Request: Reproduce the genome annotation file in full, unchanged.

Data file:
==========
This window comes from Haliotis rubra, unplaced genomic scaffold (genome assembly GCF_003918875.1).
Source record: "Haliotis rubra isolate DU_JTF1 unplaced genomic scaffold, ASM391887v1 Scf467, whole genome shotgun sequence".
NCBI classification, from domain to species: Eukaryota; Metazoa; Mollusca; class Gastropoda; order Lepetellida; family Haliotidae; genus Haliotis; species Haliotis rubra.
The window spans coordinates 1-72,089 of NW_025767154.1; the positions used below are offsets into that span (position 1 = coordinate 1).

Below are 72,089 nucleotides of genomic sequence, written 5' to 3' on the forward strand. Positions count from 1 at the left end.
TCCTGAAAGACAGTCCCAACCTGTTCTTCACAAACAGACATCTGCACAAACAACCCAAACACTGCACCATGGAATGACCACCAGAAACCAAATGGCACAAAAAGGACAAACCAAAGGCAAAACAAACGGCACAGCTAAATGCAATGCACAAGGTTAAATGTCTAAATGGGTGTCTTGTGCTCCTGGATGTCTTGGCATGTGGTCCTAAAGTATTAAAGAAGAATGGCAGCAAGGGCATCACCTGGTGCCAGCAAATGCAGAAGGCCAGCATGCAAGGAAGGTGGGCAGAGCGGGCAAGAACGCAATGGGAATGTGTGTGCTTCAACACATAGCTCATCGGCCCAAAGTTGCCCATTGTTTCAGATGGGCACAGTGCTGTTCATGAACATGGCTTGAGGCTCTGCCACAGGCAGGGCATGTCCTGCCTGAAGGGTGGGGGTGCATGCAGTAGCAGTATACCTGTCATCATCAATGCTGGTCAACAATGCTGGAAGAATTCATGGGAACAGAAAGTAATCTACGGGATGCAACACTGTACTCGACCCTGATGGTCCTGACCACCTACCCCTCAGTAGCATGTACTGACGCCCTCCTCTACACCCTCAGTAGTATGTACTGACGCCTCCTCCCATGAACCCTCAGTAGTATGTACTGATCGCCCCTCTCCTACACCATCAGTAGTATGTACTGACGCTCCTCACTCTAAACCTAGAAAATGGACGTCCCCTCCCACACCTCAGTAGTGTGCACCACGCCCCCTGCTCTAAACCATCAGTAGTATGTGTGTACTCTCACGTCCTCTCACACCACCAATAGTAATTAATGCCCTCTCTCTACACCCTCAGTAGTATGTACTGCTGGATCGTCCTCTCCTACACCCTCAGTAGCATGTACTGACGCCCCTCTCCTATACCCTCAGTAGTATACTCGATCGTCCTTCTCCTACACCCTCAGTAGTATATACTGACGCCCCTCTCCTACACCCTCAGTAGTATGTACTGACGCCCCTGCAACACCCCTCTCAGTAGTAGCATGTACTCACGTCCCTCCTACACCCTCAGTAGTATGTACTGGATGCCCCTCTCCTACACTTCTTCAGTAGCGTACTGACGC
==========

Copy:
This window comes from Haliotis rubra, unplaced genomic scaffold (genome assembly GCF_003918875.1).
Source record: "Haliotis rubra isolate DU_JTF1 unplaced genomic scaffold, ASM391887v1 Scf467, whole genome shotgun sequence".
NCBI classification, from domain to species: Eukaryota; Metazoa; Mollusca; class Gastropoda; order Lepetellida; family Haliotidae; genus Haliotis; species Haliotis rubra.
The window spans coordinates 1-72,089 of NW_025767154.1; the positions used below are offsets into that span (position 1 = coordinate 1).

Below are 72,089 nucleotides of genomic sequence, written 5' to 3' on the forward strand. Positions count from 1 at the left end.
TCCTGAAAGACAGTCCCAACCTGTTCTTCACAAACAGACATCTGCACAAACAACCCAAACACTGCACCATGGAATGACCACCAGAAACCAAATGGCACAAAAAGGACAAACCAAAGGCAAAACAAACGGCACAGCTAAATGCAATGCACAAGGTTAAATGTCTAAATGGGTGTCTTGTGCTCCTGGATGTCTTGGCATGTGGTCCTAAAGTATTAAAGAAGAATGGCAGCAAGGGCATCACCTGGTGCCAGCAAATGCAGAAGGCCAGCATGCAAGGAAGGTGGGCAGAGCGGGCAAGAACGCAATGGGAATGTGTGTGCTTCAACACATAGCTCATCGGCCCAAAGTTGCCCATTGTTTCAGATGGGCACAGTGCTGTTCATGAACATGGCTTGAGGCTCTGCCACAGGCAGGGCATGTCCTGCCTGAAGGGTGGGGGTGCATGCAGTAGCAGTATACCTGTCATCATCAATGCTGGTCAACAATGCTGGAAGAATTCATGGGAACAGAAAGTAATCTACGGGATGCAACACTGTACTCGACCCTGATGGTCCTGACCACCTACCCCTCAGTAGCATGTACTGACGCCCTCCTCTACACCCTCAGTAGTATGTACTGACGCCTCCTCCCATGAACCCTCAGTAGTATGTACTGATCGCCCCTCTCCTACACCATCAGTAGTATGTACTGACGCTCCTCACTCTAAACCTAGAAAATGGACGTCCCCTCCCACACCTCAGTAGTGTGCACCACGCCCCCTGCTCTAAACCATCAGTAGTATGTGTGTACTCTCACGTCCTCTCACACCACCAATAGTAATTAATGCCCTCTCTCTACACCCTCAGTAGTATGTACTGCTGGATCGTCCTCTCCTACACCCTCAGTAGCATGTACTGACGCCCCTCTCCTATACCCTCAGTAGTATACTCGATCGTCCTTCTCCTACACCCTCAGTAGTATATACTGACGCCCCTCTCCTACACCCTCAGTAGTATGTACTGACGCCCCTGCAACACCCCTCTCAGTAGTAGCATGTACTCACGTCCCTCCTACACCCTCAGTAGTATGTACTGGATGCCCCTCTCCTACACTTCTTCAGTAGCGTACTGACGC